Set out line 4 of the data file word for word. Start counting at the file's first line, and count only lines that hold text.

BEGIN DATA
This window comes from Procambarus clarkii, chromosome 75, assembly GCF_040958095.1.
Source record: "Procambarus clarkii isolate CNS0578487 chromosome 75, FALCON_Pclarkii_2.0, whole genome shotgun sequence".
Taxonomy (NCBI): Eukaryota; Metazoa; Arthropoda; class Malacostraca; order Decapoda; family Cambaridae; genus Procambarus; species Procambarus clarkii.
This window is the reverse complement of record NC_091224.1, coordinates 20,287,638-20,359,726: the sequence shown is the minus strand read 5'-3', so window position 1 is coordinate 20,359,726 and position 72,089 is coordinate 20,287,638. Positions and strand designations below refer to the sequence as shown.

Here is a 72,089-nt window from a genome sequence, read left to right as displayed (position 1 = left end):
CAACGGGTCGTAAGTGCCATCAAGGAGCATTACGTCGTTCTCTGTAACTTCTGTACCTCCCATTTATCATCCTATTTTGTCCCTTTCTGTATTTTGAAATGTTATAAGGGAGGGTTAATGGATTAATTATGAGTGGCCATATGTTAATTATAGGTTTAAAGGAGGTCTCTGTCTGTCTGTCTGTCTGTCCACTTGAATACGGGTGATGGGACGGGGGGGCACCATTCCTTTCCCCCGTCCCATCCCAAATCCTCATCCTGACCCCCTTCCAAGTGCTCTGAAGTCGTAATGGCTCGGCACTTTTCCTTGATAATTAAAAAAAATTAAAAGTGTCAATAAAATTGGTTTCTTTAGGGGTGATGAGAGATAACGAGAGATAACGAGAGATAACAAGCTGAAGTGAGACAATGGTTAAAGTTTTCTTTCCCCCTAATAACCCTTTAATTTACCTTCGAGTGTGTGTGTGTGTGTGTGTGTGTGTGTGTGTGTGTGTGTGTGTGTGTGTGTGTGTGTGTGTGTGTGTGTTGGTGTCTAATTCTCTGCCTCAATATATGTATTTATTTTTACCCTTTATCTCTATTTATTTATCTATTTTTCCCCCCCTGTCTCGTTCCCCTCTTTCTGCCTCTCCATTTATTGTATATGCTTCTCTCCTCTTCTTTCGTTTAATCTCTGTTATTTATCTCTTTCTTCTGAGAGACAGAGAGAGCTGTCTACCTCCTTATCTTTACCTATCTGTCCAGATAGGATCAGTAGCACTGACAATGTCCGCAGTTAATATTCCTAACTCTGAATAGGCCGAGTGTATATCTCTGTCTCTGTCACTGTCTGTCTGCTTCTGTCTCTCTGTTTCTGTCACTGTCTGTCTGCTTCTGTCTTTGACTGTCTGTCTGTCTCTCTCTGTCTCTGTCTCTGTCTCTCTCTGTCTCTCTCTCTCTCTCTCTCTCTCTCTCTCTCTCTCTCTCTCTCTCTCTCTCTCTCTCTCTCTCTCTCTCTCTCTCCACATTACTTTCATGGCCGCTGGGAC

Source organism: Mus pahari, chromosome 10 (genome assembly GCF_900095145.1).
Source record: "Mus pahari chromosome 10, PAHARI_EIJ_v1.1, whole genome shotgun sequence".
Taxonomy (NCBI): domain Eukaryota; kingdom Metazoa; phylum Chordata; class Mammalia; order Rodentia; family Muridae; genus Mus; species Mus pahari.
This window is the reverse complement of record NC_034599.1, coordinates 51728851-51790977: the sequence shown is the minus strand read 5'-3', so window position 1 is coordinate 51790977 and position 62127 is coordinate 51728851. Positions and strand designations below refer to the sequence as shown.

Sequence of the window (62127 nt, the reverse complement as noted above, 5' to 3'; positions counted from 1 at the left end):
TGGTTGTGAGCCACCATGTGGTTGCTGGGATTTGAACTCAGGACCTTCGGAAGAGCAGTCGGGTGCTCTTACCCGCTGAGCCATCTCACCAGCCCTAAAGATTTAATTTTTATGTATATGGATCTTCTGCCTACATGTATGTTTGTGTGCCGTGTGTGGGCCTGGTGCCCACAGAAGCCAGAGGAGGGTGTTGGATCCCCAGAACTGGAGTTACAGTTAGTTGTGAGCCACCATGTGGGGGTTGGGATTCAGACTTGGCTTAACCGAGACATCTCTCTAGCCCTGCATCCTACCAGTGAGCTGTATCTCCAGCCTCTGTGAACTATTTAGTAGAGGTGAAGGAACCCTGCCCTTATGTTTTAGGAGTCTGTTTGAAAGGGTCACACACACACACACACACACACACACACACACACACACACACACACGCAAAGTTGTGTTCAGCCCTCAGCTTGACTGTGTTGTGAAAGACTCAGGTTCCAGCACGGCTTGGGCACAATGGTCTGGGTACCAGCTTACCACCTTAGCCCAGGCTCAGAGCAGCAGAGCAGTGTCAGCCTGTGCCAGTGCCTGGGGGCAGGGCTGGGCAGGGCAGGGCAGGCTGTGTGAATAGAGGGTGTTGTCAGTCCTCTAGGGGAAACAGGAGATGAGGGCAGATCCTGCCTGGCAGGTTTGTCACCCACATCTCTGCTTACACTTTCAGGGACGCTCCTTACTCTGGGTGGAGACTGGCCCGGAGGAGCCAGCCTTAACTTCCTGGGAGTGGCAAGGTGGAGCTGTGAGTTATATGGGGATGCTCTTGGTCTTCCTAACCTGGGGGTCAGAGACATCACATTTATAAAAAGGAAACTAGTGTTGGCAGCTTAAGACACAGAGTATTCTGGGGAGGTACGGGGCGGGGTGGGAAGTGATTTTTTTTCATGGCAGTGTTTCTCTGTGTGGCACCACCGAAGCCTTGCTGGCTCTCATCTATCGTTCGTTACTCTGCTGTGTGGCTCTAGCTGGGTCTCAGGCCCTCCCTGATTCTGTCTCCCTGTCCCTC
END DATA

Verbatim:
This window is the reverse complement of record NC_091224.1, coordinates 20,287,638-20,359,726: the sequence shown is the minus strand read 5'-3', so window position 1 is coordinate 20,359,726 and position 72,089 is coordinate 20,287,638. Positions and strand designations below refer to the sequence as shown.